Friday, September 16, 2011

Wednesday, September 14, 2011

Smoke


Artists work in many media. Whether it's paint or charcoal, bronze or stone, music, light, or dance, artists spend a lot of time working and re-working; practicing and revising and testing and perfecting.

[The Man I Love] is an artist of sorts. His medium happens to be meat. He has been using a charcoal-fired smoker to create the most delicious, savory, delectable smoked meats. He has had a Weber kettle-type grill for years, but this past summer, he bought himself a serious smoker. It's about four feet tall, and has two grills, so you can cook two things at a time. It looks like a black enamel R2D2, standing in our driveway.

I think this past weekend he achieved a masterpiece. Nine pounds of pork shoulder, slow-cooked over applewood smoke.

He woke up at five in the morning to put it on the fire. Our gathering was set to start at three - we planned to start serving at four. That's about ten hours of cooking time - but actually, for that size cut and at that low temperature, [The Man I Love] was worried that it wouldn't be done in time.


So, consulting the various books of barbecue lore, he chose to embrace a controversial technique called "foiling." After you've smoked the meat in dry heat, you wrap it in foil for the last few hours of cooking. This has two effects - it speeds up cooking time, and it also keeps the meat moist and juicy. That's the "pro" of foiling. The "con" is that you lose some of that delectable crust that forms on the surface by dry smoking alone.


He chose to foil it to make sure it was done in time for our guests. It was perfect and tender at four o'clock. Here's a close-up of the pink "smoke ring" that forms just under the surface of the meat when nitrogen dioxide from woodsmoke mixes with moisture in the meat, causing a chemical reaction that turns the meat pink.


[The Man I Love] and our neighbor, who shares his interest in savory-cooked pig parts, "pulled" or shredded the tender meat from the bone.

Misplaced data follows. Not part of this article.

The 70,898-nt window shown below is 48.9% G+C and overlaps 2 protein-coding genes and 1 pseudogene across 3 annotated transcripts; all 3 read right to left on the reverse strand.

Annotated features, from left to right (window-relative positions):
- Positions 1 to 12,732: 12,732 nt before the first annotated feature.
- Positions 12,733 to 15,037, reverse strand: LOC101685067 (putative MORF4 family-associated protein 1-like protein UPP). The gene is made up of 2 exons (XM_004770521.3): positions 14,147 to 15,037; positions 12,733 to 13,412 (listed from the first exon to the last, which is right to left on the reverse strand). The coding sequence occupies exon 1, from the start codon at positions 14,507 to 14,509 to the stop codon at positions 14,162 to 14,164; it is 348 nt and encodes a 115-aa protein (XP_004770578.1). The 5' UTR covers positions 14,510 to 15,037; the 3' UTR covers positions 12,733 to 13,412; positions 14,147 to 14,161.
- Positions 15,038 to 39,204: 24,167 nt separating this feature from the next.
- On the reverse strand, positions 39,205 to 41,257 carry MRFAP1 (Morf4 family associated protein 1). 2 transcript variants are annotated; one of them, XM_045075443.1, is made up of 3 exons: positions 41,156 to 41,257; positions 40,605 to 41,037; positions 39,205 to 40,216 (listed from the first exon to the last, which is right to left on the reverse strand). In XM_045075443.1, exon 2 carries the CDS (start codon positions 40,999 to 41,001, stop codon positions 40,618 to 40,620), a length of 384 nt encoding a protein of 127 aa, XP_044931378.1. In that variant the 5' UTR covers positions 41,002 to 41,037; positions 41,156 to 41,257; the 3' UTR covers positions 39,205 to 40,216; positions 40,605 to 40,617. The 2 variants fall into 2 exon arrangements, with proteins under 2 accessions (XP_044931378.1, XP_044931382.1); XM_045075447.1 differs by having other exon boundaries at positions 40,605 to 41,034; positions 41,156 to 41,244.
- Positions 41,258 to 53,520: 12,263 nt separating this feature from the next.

The foiling technique also resulted in a good cup or so of concentrated meat juices we saved in a jar. While the guys "pulled" the pork, they mixed tablespoons for this dark, rich juice with the meat. 


We served it Carolina-style, on a bun with a vinegar sauce and a sour-spicy cole slaw. Here is is, with a good quinoa salad one of our guests contributed.


I think he's getting pretty good at this. But artists, they always have to keep practicing!

Deep-dish peach-blackberry pie
Oh, if you want to know what my contribution to the gathering was - it was PIE.

I started Early - Took my Dog


I'm trying to maintain a regular habit of walking. When you have a young dog like Jack, it's pretty easy to get motivated.

Each morning I try to get out at 7:00 am. The street our house is on is almost exactly one mile long. It runs like a strand of cooked spaghetti dropped onto a crumpled table cloth - it twists and loops and doubles back on itself, high in places and sagging low into the wrinkled surface of the mountainside.

Our house is at the .8 mile mark, and the road is actually above the roofline of the house. From here, you can see across the canyon to the morning sun on the other side. Each morning, I walk down the course, looping down through shady oak groves, past homes and past driveways leading in to houses hidden in the trees.

The neighborhood used to be - it's said - a mountain resort for Los Angelenos who wanted a hideaway for deer and quail hunting, drinking, gambling and consorting with women of ill repute. A cluster of houses on our road, alongside the creek, are rumored to have been part of this hunting-cabin/speakeasy/brothel, and you can tell which ones they are - 1920s era clapboard cottages. The rest of the housing stock dates mostly from the 1960s - like our house - and the 1970s, a handful of assymetrical redwood structures with cathedral ceilings and hot tubs.

Jack and I walk down to the .3 mile mark, and then turn and walk back to our house. That's a mile each morning. 

I need to work up to more, though. Beyond the .3 mile mark, the street drops steeply down a hill, then rolls up and over until it meets the main road. I could walk down that hill, go to the main road, and then return - that would be a two-mile walk.

Maybe someday! This is my challenge for the next month! For now, a mile a day is what I can do.

Monday, September 12, 2011

Thematic Photographic - Playing with light

Carmi at Written, Inc., posts a photographic challenge each week called Thematic Photographic - this week's theme is "PLAYING WITH LIGHT." 


Sooner or later, if you live and work in Los Angeles, you'll encounter an awards show. Whether you're working for a caterer, delivering a shipment of highly-valued awards, doing floral centerpieces, putting together goodie bags or vacuuming red carpets, you'll have some peripheral connection with this uniquely LA phenomenon.

Another view of the rig with technicians working in the air
I happened to wander on the set of one show recently while they were programming the lighting - playing with lights. This is a huge wheel-like truss of lights, poised high over the glossy stage with its runways and projection screens. Throughout the day, the technicians were "playing with light" - they were programming the looks, colors, and moves of the computerized lighting.


Here's a shot from further back - I've masked out the screen image to maintain the mystery. What show was it? You'll have to wait until the winners are announced!